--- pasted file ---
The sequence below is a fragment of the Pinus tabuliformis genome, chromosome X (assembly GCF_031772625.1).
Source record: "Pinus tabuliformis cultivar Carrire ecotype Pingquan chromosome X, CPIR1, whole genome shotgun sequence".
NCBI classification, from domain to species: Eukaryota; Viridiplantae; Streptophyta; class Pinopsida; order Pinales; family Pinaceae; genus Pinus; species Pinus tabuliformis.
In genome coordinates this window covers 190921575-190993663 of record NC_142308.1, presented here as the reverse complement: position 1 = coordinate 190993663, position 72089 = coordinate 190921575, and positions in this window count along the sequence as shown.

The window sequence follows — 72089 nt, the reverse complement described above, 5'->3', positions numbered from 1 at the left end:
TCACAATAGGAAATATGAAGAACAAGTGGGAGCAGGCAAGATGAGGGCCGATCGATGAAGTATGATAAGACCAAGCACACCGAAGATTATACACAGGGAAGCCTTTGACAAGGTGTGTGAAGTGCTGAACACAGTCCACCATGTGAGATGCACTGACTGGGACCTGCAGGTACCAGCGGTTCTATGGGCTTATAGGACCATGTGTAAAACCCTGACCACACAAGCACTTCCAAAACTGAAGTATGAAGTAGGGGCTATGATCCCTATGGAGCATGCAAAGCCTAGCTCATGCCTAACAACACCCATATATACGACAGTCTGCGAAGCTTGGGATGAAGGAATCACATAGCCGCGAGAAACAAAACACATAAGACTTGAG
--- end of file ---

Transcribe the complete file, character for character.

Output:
The sequence below is a fragment of the Pinus tabuliformis genome, chromosome X (assembly GCF_031772625.1).
Source record: "Pinus tabuliformis cultivar Carrire ecotype Pingquan chromosome X, CPIR1, whole genome shotgun sequence".
NCBI classification, from domain to species: Eukaryota; Viridiplantae; Streptophyta; class Pinopsida; order Pinales; family Pinaceae; genus Pinus; species Pinus tabuliformis.
In genome coordinates this window covers 190921575-190993663 of record NC_142308.1, presented here as the reverse complement: position 1 = coordinate 190993663, position 72089 = coordinate 190921575, and positions in this window count along the sequence as shown.

The window sequence follows — 72089 nt, the reverse complement described above, 5'->3', positions numbered from 1 at the left end:
TCACAATAGGAAATATGAAGAACAAGTGGGAGCAGGCAAGATGAGGGCCGATCGATGAAGTATGATAAGACCAAGCACACCGAAGATTATACACAGGGAAGCCTTTGACAAGGTGTGTGAAGTGCTGAACACAGTCCACCATGTGAGATGCACTGACTGGGACCTGCAGGTACCAGCGGTTCTATGGGCTTATAGGACCATGTGTAAAACCCTGACCACACAAGCACTTCCAAAACTGAAGTATGAAGTAGGGGCTATGATCCCTATGGAGCATGCAAAGCCTAGCTCATGCCTAACAACACCCATATATACGACAGTCTGCGAAGCTTGGGATGAAGGAATCACATAGCCGCGAGAAACAAAACACATAAGACTTGAG